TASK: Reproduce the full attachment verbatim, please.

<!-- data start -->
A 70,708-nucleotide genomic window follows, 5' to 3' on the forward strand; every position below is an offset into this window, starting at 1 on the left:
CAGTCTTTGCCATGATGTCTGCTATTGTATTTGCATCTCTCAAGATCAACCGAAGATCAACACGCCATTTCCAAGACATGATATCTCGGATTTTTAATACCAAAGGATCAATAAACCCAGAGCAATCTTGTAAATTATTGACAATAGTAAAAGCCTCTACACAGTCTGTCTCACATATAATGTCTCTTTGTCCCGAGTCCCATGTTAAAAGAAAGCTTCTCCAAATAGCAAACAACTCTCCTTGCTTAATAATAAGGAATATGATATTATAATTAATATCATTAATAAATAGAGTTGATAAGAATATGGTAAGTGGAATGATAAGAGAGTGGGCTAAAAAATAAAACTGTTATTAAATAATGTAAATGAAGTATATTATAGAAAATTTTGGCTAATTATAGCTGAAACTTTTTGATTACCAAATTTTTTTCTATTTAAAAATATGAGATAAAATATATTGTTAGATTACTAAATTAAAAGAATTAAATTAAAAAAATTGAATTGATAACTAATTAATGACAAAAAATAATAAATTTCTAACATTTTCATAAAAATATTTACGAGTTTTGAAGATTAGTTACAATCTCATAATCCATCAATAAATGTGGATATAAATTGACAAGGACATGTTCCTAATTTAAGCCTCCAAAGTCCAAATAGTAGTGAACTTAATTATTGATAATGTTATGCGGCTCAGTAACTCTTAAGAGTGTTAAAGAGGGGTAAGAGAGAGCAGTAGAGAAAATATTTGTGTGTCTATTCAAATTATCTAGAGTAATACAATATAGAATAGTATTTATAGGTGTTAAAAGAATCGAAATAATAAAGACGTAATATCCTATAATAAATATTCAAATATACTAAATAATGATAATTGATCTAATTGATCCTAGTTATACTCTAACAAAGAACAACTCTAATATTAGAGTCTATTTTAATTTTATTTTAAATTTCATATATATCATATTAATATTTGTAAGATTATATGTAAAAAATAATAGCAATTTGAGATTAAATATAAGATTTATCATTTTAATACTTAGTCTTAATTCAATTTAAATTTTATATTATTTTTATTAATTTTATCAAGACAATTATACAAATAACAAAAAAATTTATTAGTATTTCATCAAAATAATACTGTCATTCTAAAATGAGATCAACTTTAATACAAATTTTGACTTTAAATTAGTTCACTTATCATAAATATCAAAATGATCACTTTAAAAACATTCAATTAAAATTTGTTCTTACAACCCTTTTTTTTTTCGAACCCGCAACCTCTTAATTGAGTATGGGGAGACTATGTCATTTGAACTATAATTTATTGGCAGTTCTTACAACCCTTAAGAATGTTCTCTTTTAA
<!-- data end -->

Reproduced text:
A 70,708-nucleotide genomic window follows, 5' to 3' on the forward strand; every position below is an offset into this window, starting at 1 on the left:
CAGTCTTTGCCATGATGTCTGCTATTGTATTTGCATCTCTCAAGATCAACCGAAGATCAACACGCCATTTCCAAGACATGATATCTCGGATTTTTAATACCAAAGGATCAATAAACCCAGAGCAATCTTGTAAATTATTGACAATAGTAAAAGCCTCTACACAGTCTGTCTCACATATAATGTCTCTTTGTCCCGAGTCCCATGTTAAAAGAAAGCTTCTCCAAATAGCAAACAACTCTCCTTGCTTAATAATAAGGAATATGATATTATAATTAATATCATTAATAAATAGAGTTGATAAGAATATGGTAAGTGGAATGATAAGAGAGTGGGCTAAAAAATAAAACTGTTATTAAATAATGTAAATGAAGTATATTATAGAAAATTTTGGCTAATTATAGCTGAAACTTTTTGATTACCAAATTTTTTTCTATTTAAAAATATGAGATAAAATATATTGTTAGATTACTAAATTAAAAGAATTAAATTAAAAAAATTGAATTGATAACTAATTAATGACAAAAAATAATAAATTTCTAACATTTTCATAAAAATATTTACGAGTTTTGAAGATTAGTTACAATCTCATAATCCATCAATAAATGTGGATATAAATTGACAAGGACATGTTCCTAATTTAAGCCTCCAAAGTCCAAATAGTAGTGAACTTAATTATTGATAATGTTATGCGGCTCAGTAACTCTTAAGAGTGTTAAAGAGGGGTAAGAGAGAGCAGTAGAGAAAATATTTGTGTGTCTATTCAAATTATCTAGAGTAATACAATATAGAATAGTATTTATAGGTGTTAAAAGAATCGAAATAATAAAGACGTAATATCCTATAATAAATATTCAAATATACTAAATAATGATAATTGATCTAATTGATCCTAGTTATACTCTAACAAAGAACAACTCTAATATTAGAGTCTATTTTAATTTTATTTTAAATTTCATATATATCATATTAATATTTGTAAGATTATATGTAAAAAATAATAGCAATTTGAGATTAAATATAAGATTTATCATTTTAATACTTAGTCTTAATTCAATTTAAATTTTATATTATTTTTATTAATTTTATCAAGACAATTATACAAATAACAAAAAAATTTATTAGTATTTCATCAAAATAATACTGTCATTCTAAAATGAGATCAACTTTAATACAAATTTTGACTTTAAATTAGTTCACTTATCATAAATATCAAAATGATCACTTTAAAAACATTCAATTAAAATTTGTTCTTACAACCCTTTTTTTTTTCGAACCCGCAACCTCTTAATTGAGTATGGGGAGACTATGTCATTTGAACTATAATTTATTGGCAGTTCTTACAACCCTTAAGAATGTTCTCTTTTAA